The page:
TrekInk: Review of Star Trek: The Next Generation – Ghosts Trade Paperback

ghoststpb_ttThis week Zander Cannon’s Next Generation tale, Ghosts, is collected and published in trade paperback format by IDW Publishing. It’s a comic that reads like a novel and unreels like an episode of the television series. Minor spoilers in our review ahead. Plus we look at Star Trek trade sales and a blast from the past.


REVIEW: Star Trek: The Next Generation – Ghosts Paperback
written by Zander Cannon, art by Javier Aranda, inks by German Torres-Ruiz and Marc Rueda, colors by John Hunt, letters by Robbie Robbins and Neil Uyetake, edits by Scott Dinbier, collection edits by Justin Eisinger, cover art by Joe Corroney, collection design by Gilberto Lazcano

A diplomatic mission, rival nations engaged in civil war and looking to the Federation for support, a mysterious ship with unexplained tech, leaders disappearing, including Picard, Riker hopping mad, Worf getting knocked around by warriors, Data detecting… I could go on, but the best thing for you to do is pick up a copy of the Ghosts collection and immerse yourself in the latest episode of Star Trek: The Next Generation. It really does feel like a television episode and it also reads like a novel. In my review of issue #5, I said that Ghosts stands out as quite different from nearly all of the other Star Trek comics IDW has published, and reading Zander Cannon‘s remarkable story again hasn’t changed my mind.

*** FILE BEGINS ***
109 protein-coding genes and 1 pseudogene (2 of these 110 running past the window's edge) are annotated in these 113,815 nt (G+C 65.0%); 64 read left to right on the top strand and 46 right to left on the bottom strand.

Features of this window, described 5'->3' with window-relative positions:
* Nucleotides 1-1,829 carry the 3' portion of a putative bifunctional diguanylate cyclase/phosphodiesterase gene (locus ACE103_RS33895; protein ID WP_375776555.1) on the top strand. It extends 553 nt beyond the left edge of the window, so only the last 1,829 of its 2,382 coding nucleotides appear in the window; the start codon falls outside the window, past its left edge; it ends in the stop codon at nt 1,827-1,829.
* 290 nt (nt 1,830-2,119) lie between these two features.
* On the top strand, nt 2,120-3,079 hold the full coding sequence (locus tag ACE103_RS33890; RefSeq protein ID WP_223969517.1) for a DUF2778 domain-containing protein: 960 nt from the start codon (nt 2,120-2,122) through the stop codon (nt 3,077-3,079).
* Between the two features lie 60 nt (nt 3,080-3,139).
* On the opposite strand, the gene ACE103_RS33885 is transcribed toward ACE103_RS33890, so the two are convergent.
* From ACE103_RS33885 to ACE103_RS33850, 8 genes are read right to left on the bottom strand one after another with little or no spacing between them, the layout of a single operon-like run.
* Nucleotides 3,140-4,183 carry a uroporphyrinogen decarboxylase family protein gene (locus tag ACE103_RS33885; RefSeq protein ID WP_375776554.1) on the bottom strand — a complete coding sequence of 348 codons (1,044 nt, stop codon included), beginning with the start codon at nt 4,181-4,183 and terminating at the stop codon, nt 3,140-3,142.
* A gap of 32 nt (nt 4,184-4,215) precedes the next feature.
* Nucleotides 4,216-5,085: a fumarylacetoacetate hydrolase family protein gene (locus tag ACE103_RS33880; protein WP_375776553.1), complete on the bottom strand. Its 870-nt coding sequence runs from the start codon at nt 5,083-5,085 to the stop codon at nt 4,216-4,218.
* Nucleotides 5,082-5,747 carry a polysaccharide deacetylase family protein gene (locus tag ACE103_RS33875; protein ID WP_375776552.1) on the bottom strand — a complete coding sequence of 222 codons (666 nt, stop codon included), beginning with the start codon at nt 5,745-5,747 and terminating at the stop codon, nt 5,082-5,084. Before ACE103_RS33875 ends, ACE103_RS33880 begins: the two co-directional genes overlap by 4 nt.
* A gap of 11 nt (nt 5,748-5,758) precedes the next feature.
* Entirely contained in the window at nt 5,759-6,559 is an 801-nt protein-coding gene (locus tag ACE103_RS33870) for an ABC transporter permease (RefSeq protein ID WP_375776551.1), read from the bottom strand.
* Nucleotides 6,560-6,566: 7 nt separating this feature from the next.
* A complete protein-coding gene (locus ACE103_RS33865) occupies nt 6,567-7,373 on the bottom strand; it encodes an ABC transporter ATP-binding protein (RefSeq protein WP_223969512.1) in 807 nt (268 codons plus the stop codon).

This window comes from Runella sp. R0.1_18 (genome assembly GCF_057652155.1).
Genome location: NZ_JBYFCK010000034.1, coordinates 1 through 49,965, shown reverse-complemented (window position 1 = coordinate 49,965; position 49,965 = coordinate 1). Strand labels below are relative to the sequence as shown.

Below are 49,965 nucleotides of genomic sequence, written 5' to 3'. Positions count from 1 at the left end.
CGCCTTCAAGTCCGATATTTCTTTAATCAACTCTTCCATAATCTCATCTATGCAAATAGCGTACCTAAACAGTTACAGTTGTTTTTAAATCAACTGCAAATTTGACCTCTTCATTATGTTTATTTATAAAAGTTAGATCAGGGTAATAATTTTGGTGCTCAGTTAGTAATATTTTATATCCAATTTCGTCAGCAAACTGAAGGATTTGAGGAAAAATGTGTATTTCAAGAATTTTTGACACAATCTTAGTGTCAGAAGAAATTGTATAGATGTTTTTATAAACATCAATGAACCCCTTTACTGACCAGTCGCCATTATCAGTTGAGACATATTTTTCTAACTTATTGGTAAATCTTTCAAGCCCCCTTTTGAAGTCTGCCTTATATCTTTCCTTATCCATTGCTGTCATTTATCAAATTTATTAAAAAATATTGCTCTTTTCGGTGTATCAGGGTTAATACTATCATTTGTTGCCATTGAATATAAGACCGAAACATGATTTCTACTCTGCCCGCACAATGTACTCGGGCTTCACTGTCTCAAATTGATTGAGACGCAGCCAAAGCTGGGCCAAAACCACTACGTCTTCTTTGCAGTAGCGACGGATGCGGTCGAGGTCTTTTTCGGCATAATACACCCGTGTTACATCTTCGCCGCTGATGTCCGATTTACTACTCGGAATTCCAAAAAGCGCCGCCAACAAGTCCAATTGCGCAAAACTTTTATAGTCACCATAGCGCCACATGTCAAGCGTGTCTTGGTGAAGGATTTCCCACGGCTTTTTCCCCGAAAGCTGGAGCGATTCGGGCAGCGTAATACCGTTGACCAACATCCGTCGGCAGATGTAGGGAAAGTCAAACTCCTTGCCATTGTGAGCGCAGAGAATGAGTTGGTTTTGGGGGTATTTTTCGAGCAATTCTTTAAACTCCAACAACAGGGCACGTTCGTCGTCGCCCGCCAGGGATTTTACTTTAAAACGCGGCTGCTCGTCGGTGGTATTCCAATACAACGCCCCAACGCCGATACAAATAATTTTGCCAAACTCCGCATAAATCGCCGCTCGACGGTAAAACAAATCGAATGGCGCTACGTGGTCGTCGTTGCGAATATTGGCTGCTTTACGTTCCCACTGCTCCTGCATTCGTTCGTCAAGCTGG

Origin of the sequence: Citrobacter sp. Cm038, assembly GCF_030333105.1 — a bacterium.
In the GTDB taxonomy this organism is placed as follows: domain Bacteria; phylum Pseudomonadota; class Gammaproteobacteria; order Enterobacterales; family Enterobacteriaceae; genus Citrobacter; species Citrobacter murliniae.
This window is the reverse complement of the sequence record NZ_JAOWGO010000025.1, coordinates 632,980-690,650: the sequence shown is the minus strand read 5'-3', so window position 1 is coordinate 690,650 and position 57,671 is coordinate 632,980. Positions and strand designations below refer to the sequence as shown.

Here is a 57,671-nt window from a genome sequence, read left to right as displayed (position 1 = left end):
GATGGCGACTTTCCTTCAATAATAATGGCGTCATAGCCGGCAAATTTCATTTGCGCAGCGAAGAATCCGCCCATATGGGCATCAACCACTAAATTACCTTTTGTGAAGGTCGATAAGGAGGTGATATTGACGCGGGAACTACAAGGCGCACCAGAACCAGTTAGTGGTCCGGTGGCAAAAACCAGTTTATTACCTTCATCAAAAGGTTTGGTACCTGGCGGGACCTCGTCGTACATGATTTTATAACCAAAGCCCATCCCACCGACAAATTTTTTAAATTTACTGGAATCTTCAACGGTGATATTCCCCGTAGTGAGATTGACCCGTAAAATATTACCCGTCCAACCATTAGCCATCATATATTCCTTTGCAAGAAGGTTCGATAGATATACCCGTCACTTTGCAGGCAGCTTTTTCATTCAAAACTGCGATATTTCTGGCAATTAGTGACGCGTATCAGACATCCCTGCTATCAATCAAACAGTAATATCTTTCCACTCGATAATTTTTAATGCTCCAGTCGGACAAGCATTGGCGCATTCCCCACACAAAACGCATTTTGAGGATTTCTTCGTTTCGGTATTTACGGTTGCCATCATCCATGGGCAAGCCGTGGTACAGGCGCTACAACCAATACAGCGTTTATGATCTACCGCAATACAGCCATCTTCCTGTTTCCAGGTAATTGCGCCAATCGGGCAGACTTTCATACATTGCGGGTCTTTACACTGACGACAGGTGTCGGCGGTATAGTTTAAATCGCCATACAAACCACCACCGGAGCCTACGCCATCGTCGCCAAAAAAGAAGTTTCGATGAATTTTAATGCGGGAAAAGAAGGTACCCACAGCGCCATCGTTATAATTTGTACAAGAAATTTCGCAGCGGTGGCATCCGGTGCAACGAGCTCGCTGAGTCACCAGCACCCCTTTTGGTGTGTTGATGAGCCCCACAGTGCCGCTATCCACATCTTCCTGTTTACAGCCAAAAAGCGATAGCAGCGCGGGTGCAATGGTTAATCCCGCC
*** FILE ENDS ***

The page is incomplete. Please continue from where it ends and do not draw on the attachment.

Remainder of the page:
Artist Javier Aranda brings all of the senior crew members to life and adds finely detailed backdrops to Cannon’s Next Generation tale. Inking is handled by two artists, German Torres-Ruiz and Marc Rueda. Their styles are different and the transition is more apparent in the trade than it was for the individual issues, but both inkers get the job done. Together with vibrant colors provided by John Hunt, Ghosts, the trade paperback, is a fine collection.


Joe Corroney provided all five covers for the mini-series and they are collected in a gallery at the tail end of the book. His cover for issue #1 is used for the trade. The other four covers feature unusual perspectives on Picard, Riker and Data. Corroney’s work has become a hallmark feature of IDW’s Star Trek comics. He treats both TOS and TNG characters with the sort of reverence that many of us feel for the characters. Placement of the title, Ghosts, changed a bit from the original solicitation, moving to the left, freeing up Picard’s forehead, which looked a little odd with letters all over it.

Cover: Joe Corroney

You can revisit TrekMovie reviews of the individual issues for more on Ghosts: Issue #1, Issue #2, Issue #3-4, and Issue #5. The bottom line? For Next Generation fans, Ghosts is a must read. For everyone else, pick up a copy and remember what it felt like to watch a new Next Generation episode on the tube.

You can find Star Trek: The Next Generation – Ghosts, the trade paperback, in local comic shops. You can also order Ghosts online from Amazon.